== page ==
KAISERSLAUTERN, Germany -- The nightly rates for rooms at the Air Force's European inns will more than double starting next month as the services begin to foot the bill for most of their operating expenses.
The cheapest rooms at some lodging on Air Force bases in Europe will be $149 a night from Nov. 1, up from $70, regardless of whether travel is for official duty or leisure, information provided by officials in Germany shows.
The higher rates mean military units will have to budget more for temporary duty and permanent change of station moves. The new rates could also mean that more personnel may look for cheaper lodging options off base.
Military members are required to stay on base if their temporary duty assignment is to a U.S. installation, and encouraged but not required to if their TDY is to a location near a military installation.
As of next month, the cheapest accommodation offered at Spangdahlem's on-base Eifel Arms will be $149 a night, compared to $70 prior to the changes, the Air Force's deputy assistant secretary for cost and economics Pamela Schwenke said in a memorandum issued last week. The cost of overnighting in a business suite for officers ranked 0-6 and above will nearly triple, from $79 a night to just under $200, the memorandum shows.
Ramstein and bases in the United Kingdom will see an identical rate hike to Spangdahlem's. The new rates vary by location and are within per diem levels for all room types at all locations, the memorandum says.
The rate changes were calculated to ensure facilities could fund operations while maintaining standards, the Pentagon said.
At the Army base lodge in Wiesbaden, the cheapest room has gone up from $55 to $70 a night, a front desk clerk said by phone Monday. Other rooms at the lodge went up by $10 to $15 starting on Oct. 1.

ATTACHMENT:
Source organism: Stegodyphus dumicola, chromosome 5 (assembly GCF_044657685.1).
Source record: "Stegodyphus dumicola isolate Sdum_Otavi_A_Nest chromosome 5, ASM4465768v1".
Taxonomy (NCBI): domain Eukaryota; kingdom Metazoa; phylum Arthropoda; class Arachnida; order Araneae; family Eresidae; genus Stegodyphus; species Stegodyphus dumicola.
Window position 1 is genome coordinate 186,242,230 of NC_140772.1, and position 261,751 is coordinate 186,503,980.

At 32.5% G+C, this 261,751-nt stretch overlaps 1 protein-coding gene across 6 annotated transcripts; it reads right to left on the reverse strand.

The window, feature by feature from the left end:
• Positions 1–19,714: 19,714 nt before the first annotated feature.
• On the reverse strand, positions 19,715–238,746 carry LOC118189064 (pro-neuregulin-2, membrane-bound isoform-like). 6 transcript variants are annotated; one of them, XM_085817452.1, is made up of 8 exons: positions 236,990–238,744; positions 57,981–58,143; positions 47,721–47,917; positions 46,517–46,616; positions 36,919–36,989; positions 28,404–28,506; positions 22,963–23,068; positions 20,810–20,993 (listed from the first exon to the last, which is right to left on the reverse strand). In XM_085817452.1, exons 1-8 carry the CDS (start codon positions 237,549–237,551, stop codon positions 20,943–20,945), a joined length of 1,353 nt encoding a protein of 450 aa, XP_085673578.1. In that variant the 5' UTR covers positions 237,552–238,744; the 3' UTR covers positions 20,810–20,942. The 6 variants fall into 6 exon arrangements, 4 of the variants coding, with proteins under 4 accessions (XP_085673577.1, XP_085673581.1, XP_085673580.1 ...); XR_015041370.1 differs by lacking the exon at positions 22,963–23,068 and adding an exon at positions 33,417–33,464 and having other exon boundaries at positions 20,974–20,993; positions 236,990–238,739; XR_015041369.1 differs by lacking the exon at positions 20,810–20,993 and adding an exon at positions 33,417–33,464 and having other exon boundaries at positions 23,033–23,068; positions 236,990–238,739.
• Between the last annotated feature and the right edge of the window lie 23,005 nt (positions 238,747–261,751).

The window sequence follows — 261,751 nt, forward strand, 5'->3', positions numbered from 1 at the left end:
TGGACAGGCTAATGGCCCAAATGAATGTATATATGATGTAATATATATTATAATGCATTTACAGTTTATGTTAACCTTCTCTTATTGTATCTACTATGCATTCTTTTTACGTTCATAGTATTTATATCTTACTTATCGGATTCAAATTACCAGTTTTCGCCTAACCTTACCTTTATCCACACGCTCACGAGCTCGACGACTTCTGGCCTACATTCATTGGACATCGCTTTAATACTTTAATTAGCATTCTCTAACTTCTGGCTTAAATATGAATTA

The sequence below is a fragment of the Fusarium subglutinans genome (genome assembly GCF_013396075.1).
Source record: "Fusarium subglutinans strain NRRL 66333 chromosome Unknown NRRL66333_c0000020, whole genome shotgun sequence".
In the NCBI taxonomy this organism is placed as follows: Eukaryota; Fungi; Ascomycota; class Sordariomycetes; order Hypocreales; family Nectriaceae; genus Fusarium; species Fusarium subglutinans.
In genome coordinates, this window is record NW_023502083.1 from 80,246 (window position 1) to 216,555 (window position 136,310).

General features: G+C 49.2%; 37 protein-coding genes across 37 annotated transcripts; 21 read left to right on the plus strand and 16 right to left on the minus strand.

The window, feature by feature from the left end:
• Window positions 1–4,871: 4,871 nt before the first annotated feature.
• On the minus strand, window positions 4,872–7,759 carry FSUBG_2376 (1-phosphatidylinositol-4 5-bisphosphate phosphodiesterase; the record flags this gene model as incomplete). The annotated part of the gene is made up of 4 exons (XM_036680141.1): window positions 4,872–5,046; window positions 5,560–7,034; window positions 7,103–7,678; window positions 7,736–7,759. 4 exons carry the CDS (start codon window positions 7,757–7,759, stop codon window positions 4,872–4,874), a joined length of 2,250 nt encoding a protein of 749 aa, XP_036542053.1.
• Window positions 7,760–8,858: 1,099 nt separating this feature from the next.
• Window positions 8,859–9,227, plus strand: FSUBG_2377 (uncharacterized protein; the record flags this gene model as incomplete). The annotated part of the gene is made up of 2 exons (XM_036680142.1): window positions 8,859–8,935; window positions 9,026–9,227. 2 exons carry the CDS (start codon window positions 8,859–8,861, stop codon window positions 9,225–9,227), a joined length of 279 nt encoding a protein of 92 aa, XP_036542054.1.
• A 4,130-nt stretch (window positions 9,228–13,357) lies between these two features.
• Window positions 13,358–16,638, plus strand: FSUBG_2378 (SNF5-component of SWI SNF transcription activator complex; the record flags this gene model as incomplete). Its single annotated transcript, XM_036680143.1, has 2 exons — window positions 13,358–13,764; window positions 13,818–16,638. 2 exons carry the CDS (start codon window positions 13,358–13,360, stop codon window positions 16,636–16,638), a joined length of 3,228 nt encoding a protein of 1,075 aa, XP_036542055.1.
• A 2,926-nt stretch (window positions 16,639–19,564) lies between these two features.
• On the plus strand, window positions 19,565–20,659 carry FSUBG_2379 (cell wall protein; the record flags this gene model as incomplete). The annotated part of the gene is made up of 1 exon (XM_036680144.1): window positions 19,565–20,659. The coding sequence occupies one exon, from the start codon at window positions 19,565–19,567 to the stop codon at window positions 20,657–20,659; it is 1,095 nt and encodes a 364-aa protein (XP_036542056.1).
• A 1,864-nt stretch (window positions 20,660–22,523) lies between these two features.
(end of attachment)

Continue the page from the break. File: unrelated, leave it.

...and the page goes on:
"Customers are upset. They are really complaining about the $15 increase," said the clerk, who declined to give his name since he wasn't authorized to give an interview. The increase was the result of the lodge no longer being supported with base funds, he said.
The increases come as service branches scramble to cover costs without taxpayer dollars, which won't be available at the start of the new fiscal year on Oct. 1.
The rate hikes are part of a Pentagon plan announced last year to make military business operations more efficient and shift funds to higher priority programs.
The Navy began raising its lodging rates a year ago. In the Europe, Africa and Southwest Asia regions, rates increased $11 to $31 per night, depending on room type, a Navy statement said.
Resorts operated for morale, welfare and recreation, such as Garmisch's Edelweiss Lodge and Resort, are excluded from the new policy. Lodging at Fisher House, which allows military and veteran families to stay for free when a family member is in the hospital, is also excluded.